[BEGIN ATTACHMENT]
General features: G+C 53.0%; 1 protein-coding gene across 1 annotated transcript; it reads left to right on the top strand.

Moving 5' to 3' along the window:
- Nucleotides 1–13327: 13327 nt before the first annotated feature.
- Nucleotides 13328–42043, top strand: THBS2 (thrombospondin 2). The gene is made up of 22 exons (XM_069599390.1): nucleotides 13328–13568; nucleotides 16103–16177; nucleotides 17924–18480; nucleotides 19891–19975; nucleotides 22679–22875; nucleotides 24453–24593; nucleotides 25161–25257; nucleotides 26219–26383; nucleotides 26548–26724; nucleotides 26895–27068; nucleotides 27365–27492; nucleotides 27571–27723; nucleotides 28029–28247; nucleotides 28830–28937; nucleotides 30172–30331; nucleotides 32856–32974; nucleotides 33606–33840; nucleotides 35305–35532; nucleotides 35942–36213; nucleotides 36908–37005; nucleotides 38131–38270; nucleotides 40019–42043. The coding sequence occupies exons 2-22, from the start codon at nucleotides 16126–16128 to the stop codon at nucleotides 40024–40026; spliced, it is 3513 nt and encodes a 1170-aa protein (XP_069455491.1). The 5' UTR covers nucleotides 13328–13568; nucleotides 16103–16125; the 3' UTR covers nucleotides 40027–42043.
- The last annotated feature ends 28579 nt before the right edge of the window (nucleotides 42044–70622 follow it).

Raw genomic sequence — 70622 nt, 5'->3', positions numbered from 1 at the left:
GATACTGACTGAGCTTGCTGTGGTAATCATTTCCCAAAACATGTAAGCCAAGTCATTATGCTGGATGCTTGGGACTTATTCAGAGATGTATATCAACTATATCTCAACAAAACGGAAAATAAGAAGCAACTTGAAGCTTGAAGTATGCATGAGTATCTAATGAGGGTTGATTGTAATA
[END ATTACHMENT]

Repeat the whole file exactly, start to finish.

General features: G+C 53.0%; 1 protein-coding gene across 1 annotated transcript; it reads left to right on the top strand.

Moving 5' to 3' along the window:
- Nucleotides 1–13327: 13327 nt before the first annotated feature.
- Nucleotides 13328–42043, top strand: THBS2 (thrombospondin 2). The gene is made up of 22 exons (XM_069599390.1): nucleotides 13328–13568; nucleotides 16103–16177; nucleotides 17924–18480; nucleotides 19891–19975; nucleotides 22679–22875; nucleotides 24453–24593; nucleotides 25161–25257; nucleotides 26219–26383; nucleotides 26548–26724; nucleotides 26895–27068; nucleotides 27365–27492; nucleotides 27571–27723; nucleotides 28029–28247; nucleotides 28830–28937; nucleotides 30172–30331; nucleotides 32856–32974; nucleotides 33606–33840; nucleotides 35305–35532; nucleotides 35942–36213; nucleotides 36908–37005; nucleotides 38131–38270; nucleotides 40019–42043. The coding sequence occupies exons 2-22, from the start codon at nucleotides 16126–16128 to the stop codon at nucleotides 40024–40026; spliced, it is 3513 nt and encodes a 1170-aa protein (XP_069455491.1). The 5' UTR covers nucleotides 13328–13568; nucleotides 16103–16125; the 3' UTR covers nucleotides 40027–42043.
- The last annotated feature ends 28579 nt before the right edge of the window (nucleotides 42044–70622 follow it).

Raw genomic sequence — 70622 nt, 5'->3', positions numbered from 1 at the left:
GATACTGACTGAGCTTGCTGTGGTAATCATTTCCCAAAACATGTAAGCCAAGTCATTATGCTGGATGCTTGGGACTTATTCAGAGATGTATATCAACTATATCTCAACAAAACGGAAAATAAGAAGCAACTTGAAGCTTGAAGTATGCATGAGTATCTAATGAGGGTTGATTGTAATA